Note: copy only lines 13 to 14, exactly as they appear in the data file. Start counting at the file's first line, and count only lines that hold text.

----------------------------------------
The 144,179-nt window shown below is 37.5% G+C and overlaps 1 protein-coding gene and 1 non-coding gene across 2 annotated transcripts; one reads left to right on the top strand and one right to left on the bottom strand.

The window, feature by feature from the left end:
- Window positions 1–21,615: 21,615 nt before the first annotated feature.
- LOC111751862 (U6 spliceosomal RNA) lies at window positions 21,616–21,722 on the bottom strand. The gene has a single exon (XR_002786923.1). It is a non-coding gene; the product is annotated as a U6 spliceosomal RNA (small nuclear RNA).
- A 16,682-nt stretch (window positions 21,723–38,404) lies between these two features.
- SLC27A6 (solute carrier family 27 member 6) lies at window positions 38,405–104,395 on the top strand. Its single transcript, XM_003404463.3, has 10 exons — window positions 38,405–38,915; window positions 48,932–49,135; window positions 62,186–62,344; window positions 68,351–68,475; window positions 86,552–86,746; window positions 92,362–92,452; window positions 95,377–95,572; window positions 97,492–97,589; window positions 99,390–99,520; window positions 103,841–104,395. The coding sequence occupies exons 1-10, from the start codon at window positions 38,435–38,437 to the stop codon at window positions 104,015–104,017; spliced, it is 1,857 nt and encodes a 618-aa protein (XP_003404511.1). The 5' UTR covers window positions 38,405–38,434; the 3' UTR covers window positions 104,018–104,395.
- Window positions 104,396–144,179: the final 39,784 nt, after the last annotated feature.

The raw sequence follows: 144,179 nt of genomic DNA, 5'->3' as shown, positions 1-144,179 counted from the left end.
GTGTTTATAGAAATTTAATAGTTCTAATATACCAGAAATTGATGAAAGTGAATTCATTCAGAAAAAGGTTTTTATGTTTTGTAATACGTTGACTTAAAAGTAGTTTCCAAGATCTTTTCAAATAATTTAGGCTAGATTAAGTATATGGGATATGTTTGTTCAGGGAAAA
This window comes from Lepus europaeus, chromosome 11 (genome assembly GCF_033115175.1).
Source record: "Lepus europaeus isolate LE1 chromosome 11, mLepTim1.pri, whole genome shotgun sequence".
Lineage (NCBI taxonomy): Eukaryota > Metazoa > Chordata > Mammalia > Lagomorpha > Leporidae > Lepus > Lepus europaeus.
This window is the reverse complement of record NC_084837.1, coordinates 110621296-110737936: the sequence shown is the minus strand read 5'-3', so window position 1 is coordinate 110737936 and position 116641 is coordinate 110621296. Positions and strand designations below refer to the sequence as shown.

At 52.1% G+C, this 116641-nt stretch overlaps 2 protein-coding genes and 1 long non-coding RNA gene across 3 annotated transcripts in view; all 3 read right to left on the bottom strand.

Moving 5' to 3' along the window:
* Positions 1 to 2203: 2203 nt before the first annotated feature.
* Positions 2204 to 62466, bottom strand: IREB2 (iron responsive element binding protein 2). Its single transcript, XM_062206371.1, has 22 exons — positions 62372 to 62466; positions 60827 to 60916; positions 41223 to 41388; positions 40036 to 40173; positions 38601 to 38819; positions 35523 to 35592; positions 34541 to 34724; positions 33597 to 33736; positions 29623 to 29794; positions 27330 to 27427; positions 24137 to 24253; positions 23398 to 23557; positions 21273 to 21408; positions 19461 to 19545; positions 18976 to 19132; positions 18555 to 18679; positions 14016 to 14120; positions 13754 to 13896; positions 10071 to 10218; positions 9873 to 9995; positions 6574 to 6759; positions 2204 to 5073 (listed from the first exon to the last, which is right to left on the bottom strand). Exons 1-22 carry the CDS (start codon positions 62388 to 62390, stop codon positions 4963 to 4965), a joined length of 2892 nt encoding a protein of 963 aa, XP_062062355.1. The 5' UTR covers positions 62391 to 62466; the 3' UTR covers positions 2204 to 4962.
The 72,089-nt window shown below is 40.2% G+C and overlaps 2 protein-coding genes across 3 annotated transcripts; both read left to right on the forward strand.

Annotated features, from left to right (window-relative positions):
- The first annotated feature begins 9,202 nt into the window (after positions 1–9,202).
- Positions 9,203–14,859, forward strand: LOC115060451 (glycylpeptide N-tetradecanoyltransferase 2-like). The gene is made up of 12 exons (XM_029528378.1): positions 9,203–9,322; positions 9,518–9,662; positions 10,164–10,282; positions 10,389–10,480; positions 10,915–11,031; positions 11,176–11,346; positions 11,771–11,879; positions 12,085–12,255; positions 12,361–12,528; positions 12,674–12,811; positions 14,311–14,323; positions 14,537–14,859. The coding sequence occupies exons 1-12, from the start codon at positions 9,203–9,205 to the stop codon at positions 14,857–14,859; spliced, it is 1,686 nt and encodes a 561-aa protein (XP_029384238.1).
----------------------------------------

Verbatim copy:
This window is the reverse complement of record NC_084837.1, coordinates 110621296-110737936: the sequence shown is the minus strand read 5'-3', so window position 1 is coordinate 110737936 and position 116641 is coordinate 110621296. Positions and strand designations below refer to the sequence as shown.

At 52.1% G+C, this 116641-nt stretch overlaps 2 protein-coding genes and 1 long non-coding RNA gene across 3 annotated transcripts in view; all 3 read right to left on the bottom strand.